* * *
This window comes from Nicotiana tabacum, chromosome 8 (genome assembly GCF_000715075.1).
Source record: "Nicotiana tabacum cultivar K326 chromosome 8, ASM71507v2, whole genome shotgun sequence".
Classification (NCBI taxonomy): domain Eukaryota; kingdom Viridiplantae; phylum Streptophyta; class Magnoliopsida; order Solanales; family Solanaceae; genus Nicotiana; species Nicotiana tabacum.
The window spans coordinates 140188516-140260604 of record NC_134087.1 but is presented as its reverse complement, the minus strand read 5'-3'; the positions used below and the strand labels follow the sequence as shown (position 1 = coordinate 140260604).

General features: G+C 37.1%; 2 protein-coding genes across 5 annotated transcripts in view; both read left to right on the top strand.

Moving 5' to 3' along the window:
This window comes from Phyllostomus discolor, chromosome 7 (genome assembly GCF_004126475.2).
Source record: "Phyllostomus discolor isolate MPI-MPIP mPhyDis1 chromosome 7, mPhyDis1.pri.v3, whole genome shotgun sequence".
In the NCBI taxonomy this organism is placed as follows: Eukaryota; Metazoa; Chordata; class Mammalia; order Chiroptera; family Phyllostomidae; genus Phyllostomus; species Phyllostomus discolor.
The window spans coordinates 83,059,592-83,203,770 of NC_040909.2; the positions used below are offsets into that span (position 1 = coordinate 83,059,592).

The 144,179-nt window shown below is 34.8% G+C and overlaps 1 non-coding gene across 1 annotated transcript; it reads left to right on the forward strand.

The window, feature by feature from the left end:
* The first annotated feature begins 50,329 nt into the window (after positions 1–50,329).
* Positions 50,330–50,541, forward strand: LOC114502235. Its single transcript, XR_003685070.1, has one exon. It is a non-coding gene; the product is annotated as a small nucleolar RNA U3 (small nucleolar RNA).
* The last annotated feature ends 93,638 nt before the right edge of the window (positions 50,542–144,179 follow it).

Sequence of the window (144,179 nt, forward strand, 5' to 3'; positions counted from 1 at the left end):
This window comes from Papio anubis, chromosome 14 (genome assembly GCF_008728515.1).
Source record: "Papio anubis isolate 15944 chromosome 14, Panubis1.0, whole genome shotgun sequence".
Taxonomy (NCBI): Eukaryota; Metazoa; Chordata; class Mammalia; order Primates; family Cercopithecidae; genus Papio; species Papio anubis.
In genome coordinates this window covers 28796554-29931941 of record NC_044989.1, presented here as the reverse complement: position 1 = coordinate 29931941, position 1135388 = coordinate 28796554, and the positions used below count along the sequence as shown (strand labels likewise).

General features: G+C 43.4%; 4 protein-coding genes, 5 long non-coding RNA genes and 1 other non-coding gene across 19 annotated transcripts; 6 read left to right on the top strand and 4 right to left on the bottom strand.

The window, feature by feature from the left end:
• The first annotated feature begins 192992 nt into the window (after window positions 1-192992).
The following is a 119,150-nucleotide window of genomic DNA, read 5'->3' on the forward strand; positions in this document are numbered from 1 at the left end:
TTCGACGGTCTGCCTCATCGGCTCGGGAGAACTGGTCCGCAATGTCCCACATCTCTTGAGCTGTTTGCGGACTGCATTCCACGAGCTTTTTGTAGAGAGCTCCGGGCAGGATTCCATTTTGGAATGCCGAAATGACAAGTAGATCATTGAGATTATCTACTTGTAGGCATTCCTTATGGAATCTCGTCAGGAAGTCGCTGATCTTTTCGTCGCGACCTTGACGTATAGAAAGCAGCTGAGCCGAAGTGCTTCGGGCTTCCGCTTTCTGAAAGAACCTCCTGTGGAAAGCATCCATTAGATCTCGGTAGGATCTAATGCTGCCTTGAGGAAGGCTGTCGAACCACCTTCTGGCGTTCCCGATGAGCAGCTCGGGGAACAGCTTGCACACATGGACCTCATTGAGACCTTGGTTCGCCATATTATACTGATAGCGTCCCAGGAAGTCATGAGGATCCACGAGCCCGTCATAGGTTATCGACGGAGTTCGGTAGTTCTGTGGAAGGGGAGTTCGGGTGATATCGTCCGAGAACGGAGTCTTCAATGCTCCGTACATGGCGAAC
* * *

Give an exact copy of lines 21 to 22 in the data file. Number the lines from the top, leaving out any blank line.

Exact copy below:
General features: G+C 43.4%; 4 protein-coding genes, 5 long non-coding RNA genes and 1 other non-coding gene across 19 annotated transcripts; 6 read left to right on the top strand and 4 right to left on the bottom strand.

The window, feature by feature from the left end: